Want to help your toddler build focus and improve performance all the way through high school and college? Research shows it helps to start with Humpty Dumpty.
That’s right, having toddlers memorize nursery rhymes and then continuing their memory work throughout their education is a proven but often overlooked tool of learning. Sadly, in our age of Google and Wiki, rote memorization has been thrown out of many classrooms. But now educators are beginning to realize the consequences of its absence.
At Christ the Savior Academy – a classical Christian school in Wichita for children aged four to 10 – rote memorization is considered such an important tool of learning that it is practiced daily. What starts with nursery rhymes and Bible verses soon culminates in much longer works. By fifth grade, CSA students can recite Longfellow’s “Midnight Ride of Paul Revere” in its entirety.
According to Melissa Likiardopoulos, a CSA teacher, “If they can memorize a poem, they can memorize their geography and math facts, and when they get older, the periodic table in chemistry. It’s obvious that we’ve become a little too reliant on Google.”
Here are five reasons why you should begin to cultivate your child’s memorization skills now:
Memorization is not only easy for most children, they enjoy it.
The old saying that children are like sponges, ready to soak up information, is absolutely true, according to Father Benedict Armitage, CSA’s headmaster. “Children love to memorize. They may not know yet what to do with the material being memorized, but to have it on hand and internalized is a great asset for later on in their education.”
Miss Likiardopoulos says her fourth- and fifth-grade students beg to recite the “Midnight Ride of Paul Revere” as they are standing in line waiting to go out for recess. What’s more, they recite the poem with meaning and inflection. “They actually get bored if I give them memorization passages that are too short.”
It builds critical thinking skills.
Too many modern educators treat rote memorization like a dirty word, saying it hampers critical thinking skills and creativity. Father Benedict begs to differ.
“Critical thinking has to begin somewhere, and so does creativity, since no one creates out of a vacuum. The best place for these to begin is with facts internalized by a student. This gives him material on which to apply his thinking, and a foundation on which to build his creativity.”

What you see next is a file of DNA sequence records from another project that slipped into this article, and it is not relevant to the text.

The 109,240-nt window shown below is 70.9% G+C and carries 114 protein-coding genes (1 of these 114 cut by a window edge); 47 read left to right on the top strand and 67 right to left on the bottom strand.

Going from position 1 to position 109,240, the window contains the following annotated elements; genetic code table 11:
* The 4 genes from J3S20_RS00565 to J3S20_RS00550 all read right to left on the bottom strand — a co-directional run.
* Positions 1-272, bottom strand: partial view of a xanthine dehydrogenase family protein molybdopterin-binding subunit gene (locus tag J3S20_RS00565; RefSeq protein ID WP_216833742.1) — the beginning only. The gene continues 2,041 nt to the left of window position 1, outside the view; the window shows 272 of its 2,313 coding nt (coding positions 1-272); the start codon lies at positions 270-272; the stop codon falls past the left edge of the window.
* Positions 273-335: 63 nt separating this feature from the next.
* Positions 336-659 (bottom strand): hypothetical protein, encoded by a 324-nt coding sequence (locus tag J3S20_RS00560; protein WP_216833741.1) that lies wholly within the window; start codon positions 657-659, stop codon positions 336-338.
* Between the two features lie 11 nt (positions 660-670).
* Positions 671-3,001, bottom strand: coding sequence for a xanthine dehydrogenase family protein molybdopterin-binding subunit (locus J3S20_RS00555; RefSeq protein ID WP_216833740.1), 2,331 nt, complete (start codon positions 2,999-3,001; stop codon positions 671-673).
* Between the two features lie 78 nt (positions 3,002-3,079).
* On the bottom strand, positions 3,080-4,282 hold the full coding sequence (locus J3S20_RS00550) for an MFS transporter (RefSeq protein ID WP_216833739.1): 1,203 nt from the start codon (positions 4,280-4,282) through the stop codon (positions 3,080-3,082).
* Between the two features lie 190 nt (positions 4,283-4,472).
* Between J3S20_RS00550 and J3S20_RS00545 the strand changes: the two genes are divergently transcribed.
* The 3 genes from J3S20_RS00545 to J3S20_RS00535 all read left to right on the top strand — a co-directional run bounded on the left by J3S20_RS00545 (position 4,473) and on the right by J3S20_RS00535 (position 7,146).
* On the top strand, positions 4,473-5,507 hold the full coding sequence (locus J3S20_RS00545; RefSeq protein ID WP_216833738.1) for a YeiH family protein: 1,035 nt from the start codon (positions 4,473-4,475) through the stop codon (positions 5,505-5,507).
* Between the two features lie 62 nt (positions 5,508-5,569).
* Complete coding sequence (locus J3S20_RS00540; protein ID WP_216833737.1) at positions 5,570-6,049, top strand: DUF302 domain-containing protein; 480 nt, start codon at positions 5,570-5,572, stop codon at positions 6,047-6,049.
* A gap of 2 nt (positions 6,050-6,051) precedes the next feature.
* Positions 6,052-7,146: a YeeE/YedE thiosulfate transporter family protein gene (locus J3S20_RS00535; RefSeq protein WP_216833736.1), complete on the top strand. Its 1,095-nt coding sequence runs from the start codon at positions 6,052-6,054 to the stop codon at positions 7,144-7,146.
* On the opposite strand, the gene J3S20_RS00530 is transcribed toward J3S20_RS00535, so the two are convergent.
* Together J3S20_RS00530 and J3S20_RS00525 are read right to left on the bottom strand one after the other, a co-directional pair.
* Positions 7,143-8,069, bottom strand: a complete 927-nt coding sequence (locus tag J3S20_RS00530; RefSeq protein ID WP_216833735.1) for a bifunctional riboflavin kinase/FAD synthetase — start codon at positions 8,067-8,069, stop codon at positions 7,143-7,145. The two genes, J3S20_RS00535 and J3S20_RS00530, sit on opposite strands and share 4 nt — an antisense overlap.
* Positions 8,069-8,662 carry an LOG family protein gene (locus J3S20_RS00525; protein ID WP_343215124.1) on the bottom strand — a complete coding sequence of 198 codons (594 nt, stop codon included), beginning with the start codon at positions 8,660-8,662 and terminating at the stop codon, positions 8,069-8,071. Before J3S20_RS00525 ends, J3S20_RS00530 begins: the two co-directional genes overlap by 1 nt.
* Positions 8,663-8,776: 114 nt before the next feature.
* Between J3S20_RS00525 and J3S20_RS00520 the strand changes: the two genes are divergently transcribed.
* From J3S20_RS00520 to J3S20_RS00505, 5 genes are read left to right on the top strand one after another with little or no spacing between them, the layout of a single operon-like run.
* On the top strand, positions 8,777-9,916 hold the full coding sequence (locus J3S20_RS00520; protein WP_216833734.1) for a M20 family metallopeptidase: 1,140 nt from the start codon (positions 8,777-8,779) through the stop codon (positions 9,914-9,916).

Miss Likiardopoulos says telling a child to think critically and creatively without first giving them a foundation of knowledge is like telling them to build something without giving them any Legos.
“Critical thinking is about building connections,” she said. “You can’t make those connections unless you already have the facts in your brain to connect.”
Rote memorization builds focus.
Today’s teachers often complain that their students have no focus; but have their students been given one of the strongest tools for building focus?
“Memorization is an important means to train and strengthen attention,” Father Benedict said. “All too often, we try to manipulate the student’s attention by entertaining it. But rote memorization is an act of the will, and therefore requires a wholesome effort on the part of the student. Attention, after all, is like a muscle, and so it needs to be exercised if it is to be strong. Attending, which means ‘stretching out’ towards something, should be a deliberate act. When it is, the student’s focus grows stronger.”
Memorization teaches essential presentation skills.
While watching the 10- and 11-year-old CSA students recite Paul Revere, one thing is clear: They feel the words they are saying – with stomps of their feet, hand motions and facial expressions.
“Memorizing poetry teaches students to convey meaning in words, which, in turn, helps develop their public speaking skills,” Miss Likiardopoulos said. “A lot of good rhetoric is tucked away in poetry. That’s why I teach them motions with the poetry, so they can easily recognize the rhetoric.”
Memorization fills their mind with beauty.
“Poetry has always been held as the highest literary art,” Miss Likiardopoulos said. “It has no utilitarian purpose. You do it for the beauty. I figure my students’ heads are going to be filled with something. Instead of Pokeman or whatever the latest craze might be, I might as well fill it with beautiful things.”
That’s why at Christ the Savior Academy, what the students memorize is carefully selected by a three-pronged test: it must be true; it must be good; it must be beautiful.
“A student who memorizes something is placing it in the ‘treasury’ of his heart,” Father Benedict said. “A heart filled with these things – the true, the good and the beautiful – will always be rich, no matter how impoverished one’s surroundings.
Christ the Savior Academy, located near 13th and Rock Road in Wichita, is a classical, Christian School, with classes from Junior Kindergarten (age 4) to 5th grade. The curriculum combines the wisdom of the Church and the best of secular culture to teach students to read well, write well and think well. It is a time-tested model used throughout Ancient Greek, Roman and Medieval times. Oxford, Eton and Cambridge have used the classical method to produce leaders for centuries.